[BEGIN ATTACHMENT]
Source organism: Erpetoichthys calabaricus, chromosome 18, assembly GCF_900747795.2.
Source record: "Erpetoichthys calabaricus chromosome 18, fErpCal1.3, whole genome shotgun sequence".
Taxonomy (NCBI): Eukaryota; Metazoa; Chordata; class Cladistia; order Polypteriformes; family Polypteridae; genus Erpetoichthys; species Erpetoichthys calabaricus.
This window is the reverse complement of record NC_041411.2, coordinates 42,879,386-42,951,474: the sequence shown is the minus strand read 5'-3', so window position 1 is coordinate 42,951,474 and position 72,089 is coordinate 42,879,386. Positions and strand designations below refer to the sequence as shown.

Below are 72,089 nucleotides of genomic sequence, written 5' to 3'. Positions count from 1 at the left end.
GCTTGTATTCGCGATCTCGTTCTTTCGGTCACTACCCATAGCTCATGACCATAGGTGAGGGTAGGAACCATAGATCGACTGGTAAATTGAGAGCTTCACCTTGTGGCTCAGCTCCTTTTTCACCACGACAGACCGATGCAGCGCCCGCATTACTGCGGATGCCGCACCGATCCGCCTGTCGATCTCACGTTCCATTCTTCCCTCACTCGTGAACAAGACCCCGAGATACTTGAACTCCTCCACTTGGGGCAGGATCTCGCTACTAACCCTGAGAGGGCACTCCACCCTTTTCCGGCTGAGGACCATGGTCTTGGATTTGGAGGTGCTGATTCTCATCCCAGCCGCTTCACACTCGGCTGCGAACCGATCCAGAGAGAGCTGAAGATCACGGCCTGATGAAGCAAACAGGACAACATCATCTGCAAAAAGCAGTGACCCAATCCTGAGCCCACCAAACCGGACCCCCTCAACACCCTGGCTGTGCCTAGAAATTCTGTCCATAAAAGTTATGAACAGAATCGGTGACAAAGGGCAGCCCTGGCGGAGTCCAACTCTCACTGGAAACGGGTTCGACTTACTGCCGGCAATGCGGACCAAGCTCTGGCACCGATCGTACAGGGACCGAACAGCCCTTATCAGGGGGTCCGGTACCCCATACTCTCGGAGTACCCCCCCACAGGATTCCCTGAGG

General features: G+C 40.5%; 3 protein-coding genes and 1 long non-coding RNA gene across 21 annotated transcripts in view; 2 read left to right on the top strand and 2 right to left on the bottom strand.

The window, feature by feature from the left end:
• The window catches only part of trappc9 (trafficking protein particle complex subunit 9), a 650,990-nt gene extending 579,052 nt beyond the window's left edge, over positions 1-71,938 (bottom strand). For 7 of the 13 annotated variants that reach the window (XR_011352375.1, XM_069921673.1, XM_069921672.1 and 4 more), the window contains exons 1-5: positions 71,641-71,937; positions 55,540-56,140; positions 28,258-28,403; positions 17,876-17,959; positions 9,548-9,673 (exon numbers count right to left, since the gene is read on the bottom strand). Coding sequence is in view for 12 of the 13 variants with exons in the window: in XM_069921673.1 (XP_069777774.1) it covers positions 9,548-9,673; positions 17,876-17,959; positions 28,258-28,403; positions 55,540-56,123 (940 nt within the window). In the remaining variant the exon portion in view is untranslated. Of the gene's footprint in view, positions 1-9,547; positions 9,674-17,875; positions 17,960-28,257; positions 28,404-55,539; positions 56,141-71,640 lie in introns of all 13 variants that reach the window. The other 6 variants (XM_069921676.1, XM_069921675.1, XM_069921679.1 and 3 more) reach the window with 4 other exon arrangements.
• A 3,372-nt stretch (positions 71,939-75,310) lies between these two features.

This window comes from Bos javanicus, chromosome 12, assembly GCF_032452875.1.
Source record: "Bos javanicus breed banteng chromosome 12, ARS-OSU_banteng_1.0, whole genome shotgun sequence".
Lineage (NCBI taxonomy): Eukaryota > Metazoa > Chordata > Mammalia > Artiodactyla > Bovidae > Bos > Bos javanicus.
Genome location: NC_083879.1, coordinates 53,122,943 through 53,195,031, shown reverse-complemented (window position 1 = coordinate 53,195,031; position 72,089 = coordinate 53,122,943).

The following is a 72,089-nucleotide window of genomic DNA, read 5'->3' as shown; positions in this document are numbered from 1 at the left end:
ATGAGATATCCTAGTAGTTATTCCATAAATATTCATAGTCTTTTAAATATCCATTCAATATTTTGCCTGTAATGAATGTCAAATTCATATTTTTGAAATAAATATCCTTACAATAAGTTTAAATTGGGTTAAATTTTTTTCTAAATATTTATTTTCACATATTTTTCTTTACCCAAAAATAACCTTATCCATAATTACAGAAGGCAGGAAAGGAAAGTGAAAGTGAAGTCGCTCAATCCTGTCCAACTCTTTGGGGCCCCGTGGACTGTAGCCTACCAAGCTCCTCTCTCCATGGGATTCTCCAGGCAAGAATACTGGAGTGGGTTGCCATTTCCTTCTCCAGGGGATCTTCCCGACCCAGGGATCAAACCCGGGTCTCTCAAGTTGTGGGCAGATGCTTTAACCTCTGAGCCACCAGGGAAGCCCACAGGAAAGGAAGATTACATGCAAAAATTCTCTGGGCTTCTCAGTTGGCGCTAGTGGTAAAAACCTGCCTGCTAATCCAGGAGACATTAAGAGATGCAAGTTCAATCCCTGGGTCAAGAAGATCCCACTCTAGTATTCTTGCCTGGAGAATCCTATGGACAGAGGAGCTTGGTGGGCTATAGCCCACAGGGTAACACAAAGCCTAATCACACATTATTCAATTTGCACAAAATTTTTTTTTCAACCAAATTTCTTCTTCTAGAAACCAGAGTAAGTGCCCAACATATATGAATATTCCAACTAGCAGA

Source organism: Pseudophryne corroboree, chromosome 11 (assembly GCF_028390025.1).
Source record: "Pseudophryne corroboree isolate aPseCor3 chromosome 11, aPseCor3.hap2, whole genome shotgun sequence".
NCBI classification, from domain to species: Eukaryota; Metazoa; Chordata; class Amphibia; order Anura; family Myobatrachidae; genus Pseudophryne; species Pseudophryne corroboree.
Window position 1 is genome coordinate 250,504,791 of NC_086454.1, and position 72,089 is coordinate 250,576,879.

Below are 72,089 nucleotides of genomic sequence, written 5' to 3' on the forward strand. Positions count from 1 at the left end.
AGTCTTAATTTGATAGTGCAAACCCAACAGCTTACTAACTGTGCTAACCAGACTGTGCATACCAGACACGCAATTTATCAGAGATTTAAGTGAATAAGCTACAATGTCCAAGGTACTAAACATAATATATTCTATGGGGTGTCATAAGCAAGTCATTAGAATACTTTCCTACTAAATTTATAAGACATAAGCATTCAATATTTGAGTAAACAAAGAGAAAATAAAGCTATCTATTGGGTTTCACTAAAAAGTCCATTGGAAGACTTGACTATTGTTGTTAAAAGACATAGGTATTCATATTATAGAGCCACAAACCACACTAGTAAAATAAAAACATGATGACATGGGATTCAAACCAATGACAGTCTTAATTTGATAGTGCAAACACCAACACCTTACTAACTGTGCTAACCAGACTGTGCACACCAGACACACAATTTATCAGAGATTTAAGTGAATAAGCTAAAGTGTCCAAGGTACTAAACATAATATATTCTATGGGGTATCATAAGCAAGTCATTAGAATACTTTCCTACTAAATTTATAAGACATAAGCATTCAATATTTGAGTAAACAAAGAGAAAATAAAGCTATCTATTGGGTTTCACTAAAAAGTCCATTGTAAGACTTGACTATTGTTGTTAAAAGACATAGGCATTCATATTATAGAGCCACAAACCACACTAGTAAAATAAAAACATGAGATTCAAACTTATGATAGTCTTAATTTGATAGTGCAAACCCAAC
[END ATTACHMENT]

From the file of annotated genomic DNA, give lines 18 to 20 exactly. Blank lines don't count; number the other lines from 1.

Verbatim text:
Source record: "Pseudophryne corroboree isolate aPseCor3 chromosome 11, aPseCor3.hap2, whole genome shotgun sequence".
NCBI classification, from domain to species: Eukaryota; Metazoa; Chordata; class Amphibia; order Anura; family Myobatrachidae; genus Pseudophryne; species Pseudophryne corroboree.
Window position 1 is genome coordinate 250,504,791 of NC_086454.1, and position 72,089 is coordinate 250,576,879.